A: I've tried to avoid sugar. I think a Mediterranean diet is the best thing for me. And because I've had the operation on my mouth, I can't chew greens. I know they are so important, so what I do is I have a special drink I make every morning to get all the natural vitamins I need for my body. I put chocolate almond milk, frozen banana, walnuts, protein powder, a lot of kale and spinach and fresh fruits. I mix it all up, and it makes a wonderful drink. I feel like I am getting the nutrition I need to run.
Q: Any superstitions that you follow leading up to a race?
A: I do crossword puzzles every morning. I don't do the New York Times, that's a little too challenging. But I do the one in our local newspaper -- The Charlotte Observer -- and I love to do the seven-letter words. It keeps my mind active.
Q: How do you stay mentally strong during a race?
A: I always try to think positively. Whenever I get tired, I think to myself, "This is a piece of cake. I can do this." I just try to encourage myself by not letting any negative thoughts get in my mind. I play my piano songs in my head.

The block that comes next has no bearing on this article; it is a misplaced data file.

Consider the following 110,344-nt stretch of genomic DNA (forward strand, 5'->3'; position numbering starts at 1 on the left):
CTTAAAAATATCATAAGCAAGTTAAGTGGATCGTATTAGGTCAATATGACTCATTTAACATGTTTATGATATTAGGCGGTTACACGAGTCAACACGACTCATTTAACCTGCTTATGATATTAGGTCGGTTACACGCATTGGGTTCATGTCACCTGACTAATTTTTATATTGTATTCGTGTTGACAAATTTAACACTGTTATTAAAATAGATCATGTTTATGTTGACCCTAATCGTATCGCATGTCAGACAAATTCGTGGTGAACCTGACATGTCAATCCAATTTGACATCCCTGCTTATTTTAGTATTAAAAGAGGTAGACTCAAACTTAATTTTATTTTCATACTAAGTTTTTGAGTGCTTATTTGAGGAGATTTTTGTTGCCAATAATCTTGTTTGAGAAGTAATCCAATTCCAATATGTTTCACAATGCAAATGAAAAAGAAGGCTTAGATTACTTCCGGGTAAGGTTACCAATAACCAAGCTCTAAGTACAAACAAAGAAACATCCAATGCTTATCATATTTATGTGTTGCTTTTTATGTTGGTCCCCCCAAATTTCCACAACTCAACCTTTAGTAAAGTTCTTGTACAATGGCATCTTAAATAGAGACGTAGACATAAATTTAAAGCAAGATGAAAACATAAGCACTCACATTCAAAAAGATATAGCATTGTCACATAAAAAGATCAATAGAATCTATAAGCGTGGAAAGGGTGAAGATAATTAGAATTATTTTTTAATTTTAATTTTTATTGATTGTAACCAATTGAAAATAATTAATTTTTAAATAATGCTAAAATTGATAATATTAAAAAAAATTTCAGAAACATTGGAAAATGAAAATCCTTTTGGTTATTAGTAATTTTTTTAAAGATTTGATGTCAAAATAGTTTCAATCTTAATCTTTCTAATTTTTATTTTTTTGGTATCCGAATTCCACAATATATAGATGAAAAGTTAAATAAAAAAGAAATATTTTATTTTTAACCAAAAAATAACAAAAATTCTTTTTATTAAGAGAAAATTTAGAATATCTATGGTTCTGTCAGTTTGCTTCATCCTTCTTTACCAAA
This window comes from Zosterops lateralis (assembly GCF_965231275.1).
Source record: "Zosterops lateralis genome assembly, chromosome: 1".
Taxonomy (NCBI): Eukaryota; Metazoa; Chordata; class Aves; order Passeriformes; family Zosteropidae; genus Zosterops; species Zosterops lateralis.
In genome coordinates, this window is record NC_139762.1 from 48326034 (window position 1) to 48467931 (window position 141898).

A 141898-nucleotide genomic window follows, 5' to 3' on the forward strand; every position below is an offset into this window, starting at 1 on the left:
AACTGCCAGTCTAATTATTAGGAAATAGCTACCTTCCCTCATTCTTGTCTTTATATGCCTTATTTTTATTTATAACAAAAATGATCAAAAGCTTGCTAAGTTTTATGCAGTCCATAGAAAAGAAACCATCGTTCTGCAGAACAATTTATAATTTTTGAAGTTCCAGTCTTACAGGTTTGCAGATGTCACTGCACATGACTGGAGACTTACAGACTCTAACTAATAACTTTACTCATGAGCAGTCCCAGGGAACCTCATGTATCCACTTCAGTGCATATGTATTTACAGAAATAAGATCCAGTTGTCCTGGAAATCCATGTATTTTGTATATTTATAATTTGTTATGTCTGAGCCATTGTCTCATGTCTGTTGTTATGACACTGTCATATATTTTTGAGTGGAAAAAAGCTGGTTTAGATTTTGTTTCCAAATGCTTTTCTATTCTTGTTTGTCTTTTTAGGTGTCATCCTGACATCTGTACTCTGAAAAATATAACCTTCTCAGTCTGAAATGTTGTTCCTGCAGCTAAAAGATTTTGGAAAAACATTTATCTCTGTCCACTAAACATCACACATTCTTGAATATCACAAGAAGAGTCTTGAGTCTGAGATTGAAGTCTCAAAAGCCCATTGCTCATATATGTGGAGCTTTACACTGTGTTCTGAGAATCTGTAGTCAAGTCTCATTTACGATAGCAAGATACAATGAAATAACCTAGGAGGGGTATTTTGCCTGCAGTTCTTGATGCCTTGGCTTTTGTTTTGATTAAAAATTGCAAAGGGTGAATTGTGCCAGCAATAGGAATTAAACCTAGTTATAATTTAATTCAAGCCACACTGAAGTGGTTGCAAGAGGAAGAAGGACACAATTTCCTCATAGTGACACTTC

Q: What comes next after this?
A: I want keep smiling and to help others smile. I want to be a good influence on other people. I want to make the last few years of my life worth something. My friend really loves my piano playing. I want to work on another program -- that will keep me busy. It takes a long time to plan and execute a piano program. That'll be a challenge for me. I didn't have a lot of time to practice because I spent a lot of time in the hospital last year. But when I get home now, I think I can measure up to playing another concert.
Q: Two years ago, you became the oldest woman to run a marathon. This year, you became the oldest woman to complete a half-marathon. What has this process meant to you?
A: The whole process is very satisfying because I feel that in my age, if I can do anything worthwhile, that is a blessing. I am encouraged that people are inspired by it. I am very thankful that I have this opportunity to have a little bit of influence. I am a little bit surprised that my life has meant so much to different people. I have had people come up to me and said, "You're the reason I am running," and that makes me feel, "Maybe I am doing something right."